Aristotle famously claimed that “all men by nature desire the know”. To understand something is to know the answer to the question “why?”, and to be able to do so, we have to understand what the puzzle really is.
Why? Why? Why? Why am I a philosopher, and someone else a baker or guitarist or athlete? Why do birds fly and why are mountains high? Aristotle contends that the answer to questions like this is fourfold. Today, I’ll explain Aristotle’s Doctrine of the Four Causes.
Aristotle discusses theories of his predecessors, among whom the presocratic atomists. They reduced the cause of all movement, change or phenomena to the mechanics of atomic elements, processes which were seen as purposeless by nature. These thinkers had a mechanistic worldview.
Aristotle thought that these philosophers were fundamentally confused about something, which led to their inability to offer satisfying explanations of phenomena: they confused four different kinds of causes.
To understand something, Aristotle believed, you have to understand each of the four causes of that thing. These four causes are:
Material Cause: that out of which a thing comes to be and which persists.
Formal Cause: the pattern, structure of form that the matter realises in becoming a determinate thing.
Efficient Cause: the agent or cause responsible for the thing’s coming into being.
Final Cause: that for the sake of which a thing is done.
Aristotle explains this using the example of a statue. The material cause of the statue is the bronze it is made of, the formal cause is the body of Hercules, the efficient cause is the artist making the statue or the art of bronze-casting, and the final cause is to honour Hercules.
The final cause of each thing is intimately related to its formal cause, and these causes play an important explanatory role that Aristotle’s predecessors ignored.
It is easy to identify these four causes of artefacts, but Aristotle believed that they apply to nature as well. This means he replaces the mechanistic worldview of his predecessors with a teleological worldview: everything in nature has a purpose. Telos is the Greek word for purpose.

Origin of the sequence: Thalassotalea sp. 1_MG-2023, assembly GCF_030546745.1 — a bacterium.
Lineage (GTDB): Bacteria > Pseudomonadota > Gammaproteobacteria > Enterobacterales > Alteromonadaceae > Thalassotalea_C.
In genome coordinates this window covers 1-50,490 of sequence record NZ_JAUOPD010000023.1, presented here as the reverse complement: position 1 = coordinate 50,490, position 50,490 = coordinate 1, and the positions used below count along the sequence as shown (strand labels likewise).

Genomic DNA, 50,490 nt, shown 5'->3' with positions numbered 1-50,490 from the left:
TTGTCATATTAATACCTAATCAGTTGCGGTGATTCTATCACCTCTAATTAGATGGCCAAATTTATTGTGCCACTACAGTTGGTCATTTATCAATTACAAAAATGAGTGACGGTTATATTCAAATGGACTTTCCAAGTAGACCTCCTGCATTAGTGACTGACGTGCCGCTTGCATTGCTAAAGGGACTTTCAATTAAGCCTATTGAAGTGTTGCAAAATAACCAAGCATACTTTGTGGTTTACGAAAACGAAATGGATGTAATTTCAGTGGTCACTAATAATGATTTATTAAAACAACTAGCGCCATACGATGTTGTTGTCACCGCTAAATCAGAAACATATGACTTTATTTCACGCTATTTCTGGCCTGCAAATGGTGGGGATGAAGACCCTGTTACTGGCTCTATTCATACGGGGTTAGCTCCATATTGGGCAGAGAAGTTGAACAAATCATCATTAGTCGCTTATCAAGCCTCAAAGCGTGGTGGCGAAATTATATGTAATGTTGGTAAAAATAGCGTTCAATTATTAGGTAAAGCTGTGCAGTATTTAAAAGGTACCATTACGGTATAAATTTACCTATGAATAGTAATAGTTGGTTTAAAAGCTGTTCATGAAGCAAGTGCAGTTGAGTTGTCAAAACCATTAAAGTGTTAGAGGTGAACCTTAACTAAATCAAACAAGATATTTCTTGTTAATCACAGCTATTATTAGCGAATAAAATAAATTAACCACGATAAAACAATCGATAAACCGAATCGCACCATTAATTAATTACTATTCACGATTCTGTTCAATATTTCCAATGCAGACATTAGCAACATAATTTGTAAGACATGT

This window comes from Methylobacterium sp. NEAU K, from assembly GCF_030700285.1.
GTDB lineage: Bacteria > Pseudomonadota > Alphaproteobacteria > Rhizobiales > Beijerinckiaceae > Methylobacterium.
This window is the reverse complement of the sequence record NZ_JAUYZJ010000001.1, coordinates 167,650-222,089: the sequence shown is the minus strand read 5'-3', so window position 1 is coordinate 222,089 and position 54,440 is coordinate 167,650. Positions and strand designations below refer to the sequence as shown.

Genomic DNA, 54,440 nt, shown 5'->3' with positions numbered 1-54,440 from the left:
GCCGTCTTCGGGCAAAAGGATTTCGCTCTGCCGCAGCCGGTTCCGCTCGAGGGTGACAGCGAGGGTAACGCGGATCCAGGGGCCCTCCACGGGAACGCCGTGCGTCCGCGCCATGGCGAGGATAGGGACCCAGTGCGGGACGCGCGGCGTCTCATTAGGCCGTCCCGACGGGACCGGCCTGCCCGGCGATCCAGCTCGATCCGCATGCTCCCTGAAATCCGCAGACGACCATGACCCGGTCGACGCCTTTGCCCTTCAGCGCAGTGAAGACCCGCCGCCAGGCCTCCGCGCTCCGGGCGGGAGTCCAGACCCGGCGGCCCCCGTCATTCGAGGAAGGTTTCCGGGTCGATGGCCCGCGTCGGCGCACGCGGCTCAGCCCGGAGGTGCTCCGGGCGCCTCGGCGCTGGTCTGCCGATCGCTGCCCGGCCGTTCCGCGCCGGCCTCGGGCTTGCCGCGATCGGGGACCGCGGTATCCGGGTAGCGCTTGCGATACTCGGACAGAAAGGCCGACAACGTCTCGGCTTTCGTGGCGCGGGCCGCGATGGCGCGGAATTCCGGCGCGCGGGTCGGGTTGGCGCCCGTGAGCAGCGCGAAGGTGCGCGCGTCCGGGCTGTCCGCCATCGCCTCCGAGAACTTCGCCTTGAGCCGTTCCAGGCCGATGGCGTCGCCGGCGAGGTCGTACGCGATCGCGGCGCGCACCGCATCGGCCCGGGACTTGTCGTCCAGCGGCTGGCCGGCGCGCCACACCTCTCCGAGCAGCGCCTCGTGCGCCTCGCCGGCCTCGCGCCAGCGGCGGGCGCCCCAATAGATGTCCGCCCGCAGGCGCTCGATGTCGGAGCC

But this raises difficulties. Aristotle did not believe that the purpose of everything in nature was determined by an external agent or creator, a “divine craftsman”. Instead, he believed that the purpose of nature is immanent: a thing’s purpose is part of it’s nature. In the words of Jonathan Lear in Aristotle: the desire to understand:
“Real purposefulness requires that the end somehow govern the process along the way to its own realization … it is not, strictly speaking, the end specified as such that is operating from the start: it is form that directs the process of its own development from potentiality to actuality…
Of course, the existence of potential form at the beginning of the developmental process is due to the antecedent existence of actual form. … Ultimately, it is actual form which is responsible for the generation of actual form. So in this sense the end was there at the beginning, establishing a process directed toward the end: actual form.”
This brings us to two more distinctions: form v. matter and actuality v. potentiality. These can be explained thus for a certain form F:
Form: that which makes some matter that is potentially F, actually F.
Matter: that which persists and which is for some Fs, potentially F.
So, I have matter and I have form. It is because of my actual form that I have certain potential. I am, for instance, cut out to be a philosopher. That potential to become a philosopher guides my development to become an actual philosopher. What is your potential, your final cause, your telos?